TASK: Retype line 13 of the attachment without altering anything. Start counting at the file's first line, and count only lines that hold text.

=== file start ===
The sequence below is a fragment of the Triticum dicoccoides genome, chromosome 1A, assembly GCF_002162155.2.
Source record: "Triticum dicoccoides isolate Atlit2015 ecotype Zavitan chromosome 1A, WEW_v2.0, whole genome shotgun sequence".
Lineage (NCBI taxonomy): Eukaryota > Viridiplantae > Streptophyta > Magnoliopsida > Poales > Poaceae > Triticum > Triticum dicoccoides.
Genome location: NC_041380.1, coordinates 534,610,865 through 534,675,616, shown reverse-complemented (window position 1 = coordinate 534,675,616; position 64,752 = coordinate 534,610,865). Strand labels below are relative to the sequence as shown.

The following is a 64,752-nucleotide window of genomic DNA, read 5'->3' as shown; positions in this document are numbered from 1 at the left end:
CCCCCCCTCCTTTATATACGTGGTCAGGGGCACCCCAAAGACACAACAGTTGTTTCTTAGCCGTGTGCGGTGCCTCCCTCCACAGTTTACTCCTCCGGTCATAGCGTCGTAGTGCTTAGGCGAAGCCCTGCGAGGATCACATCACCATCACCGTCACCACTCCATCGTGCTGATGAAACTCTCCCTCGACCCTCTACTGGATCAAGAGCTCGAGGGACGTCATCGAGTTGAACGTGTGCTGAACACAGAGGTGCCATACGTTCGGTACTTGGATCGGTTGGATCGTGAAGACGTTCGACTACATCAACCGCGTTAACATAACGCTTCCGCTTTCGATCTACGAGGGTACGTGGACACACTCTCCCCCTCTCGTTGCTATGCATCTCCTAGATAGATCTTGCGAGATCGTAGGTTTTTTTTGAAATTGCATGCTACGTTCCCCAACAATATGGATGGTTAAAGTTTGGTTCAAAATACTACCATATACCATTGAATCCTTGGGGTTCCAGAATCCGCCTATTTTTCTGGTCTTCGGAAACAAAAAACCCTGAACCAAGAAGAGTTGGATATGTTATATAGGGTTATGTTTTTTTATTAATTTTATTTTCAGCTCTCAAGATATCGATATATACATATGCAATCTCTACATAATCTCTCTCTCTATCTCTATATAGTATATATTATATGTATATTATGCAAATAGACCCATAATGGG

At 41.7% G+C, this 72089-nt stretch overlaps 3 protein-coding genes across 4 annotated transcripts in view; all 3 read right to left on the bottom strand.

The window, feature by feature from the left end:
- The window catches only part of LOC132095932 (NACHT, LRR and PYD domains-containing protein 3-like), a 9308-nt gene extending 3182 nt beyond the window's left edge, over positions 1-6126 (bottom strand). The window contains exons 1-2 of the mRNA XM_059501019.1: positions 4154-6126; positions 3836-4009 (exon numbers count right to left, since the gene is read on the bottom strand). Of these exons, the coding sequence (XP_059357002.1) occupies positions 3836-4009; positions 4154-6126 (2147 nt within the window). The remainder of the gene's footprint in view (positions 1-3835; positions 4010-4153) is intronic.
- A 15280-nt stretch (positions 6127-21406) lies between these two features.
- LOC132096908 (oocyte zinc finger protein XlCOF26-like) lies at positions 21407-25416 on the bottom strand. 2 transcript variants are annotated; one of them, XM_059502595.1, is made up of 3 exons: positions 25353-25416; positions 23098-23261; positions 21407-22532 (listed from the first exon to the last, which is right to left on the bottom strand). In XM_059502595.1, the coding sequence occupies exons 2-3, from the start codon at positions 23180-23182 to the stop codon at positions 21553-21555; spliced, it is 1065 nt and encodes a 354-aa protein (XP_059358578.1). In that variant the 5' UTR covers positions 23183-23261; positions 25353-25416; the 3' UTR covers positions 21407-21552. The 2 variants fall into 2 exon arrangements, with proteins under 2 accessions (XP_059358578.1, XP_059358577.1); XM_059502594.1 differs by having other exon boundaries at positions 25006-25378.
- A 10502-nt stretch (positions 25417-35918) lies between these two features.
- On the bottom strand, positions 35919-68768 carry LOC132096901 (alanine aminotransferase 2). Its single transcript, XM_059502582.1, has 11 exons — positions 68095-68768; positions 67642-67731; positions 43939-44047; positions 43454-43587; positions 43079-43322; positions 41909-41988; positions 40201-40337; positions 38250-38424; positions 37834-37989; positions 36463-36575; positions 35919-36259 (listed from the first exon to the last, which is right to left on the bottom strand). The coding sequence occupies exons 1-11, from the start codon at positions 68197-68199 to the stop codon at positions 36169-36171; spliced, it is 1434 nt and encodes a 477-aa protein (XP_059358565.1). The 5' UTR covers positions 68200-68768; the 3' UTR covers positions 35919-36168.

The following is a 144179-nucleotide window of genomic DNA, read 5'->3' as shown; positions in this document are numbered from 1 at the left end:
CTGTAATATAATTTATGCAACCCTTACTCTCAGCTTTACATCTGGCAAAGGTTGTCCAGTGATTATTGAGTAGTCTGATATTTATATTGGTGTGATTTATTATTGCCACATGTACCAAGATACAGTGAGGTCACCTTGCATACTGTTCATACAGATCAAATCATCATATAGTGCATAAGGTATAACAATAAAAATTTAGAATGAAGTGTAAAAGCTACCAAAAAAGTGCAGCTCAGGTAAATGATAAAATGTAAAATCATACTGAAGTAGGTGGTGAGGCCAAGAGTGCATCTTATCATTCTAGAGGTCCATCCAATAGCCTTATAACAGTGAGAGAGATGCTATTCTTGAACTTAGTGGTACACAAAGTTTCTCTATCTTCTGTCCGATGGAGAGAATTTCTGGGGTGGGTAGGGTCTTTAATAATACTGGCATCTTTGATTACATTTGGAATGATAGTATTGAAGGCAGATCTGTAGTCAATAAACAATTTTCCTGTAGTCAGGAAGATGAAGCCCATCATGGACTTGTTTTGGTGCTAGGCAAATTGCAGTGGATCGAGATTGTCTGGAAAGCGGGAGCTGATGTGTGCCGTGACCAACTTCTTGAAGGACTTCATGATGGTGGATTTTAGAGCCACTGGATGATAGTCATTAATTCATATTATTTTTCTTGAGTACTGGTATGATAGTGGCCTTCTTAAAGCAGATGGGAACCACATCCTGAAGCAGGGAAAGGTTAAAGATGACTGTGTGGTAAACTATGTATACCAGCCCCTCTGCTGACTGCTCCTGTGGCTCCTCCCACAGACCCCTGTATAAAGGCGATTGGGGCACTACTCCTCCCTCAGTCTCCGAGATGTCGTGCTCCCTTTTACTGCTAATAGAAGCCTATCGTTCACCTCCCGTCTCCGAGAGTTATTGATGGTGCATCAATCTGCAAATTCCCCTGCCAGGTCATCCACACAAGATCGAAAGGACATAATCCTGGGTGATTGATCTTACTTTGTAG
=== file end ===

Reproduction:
- On the bottom strand, positions 35919-68768 carry LOC132096901 (alanine aminotransferase 2). Its single transcript, XM_059502582.1, has 11 exons — positions 68095-68768; positions 67642-67731; positions 43939-44047; positions 43454-43587; positions 43079-43322; positions 41909-41988; positions 40201-40337; positions 38250-38424; positions 37834-37989; positions 36463-36575; positions 35919-36259 (listed from the first exon to the last, which is right to left on the bottom strand). The coding sequence occupies exons 1-11, from the start codon at positions 68197-68199 to the stop codon at positions 36169-36171; spliced, it is 1434 nt and encodes a 477-aa protein (XP_059358565.1). The 5' UTR covers positions 68200-68768; the 3' UTR covers positions 35919-36168.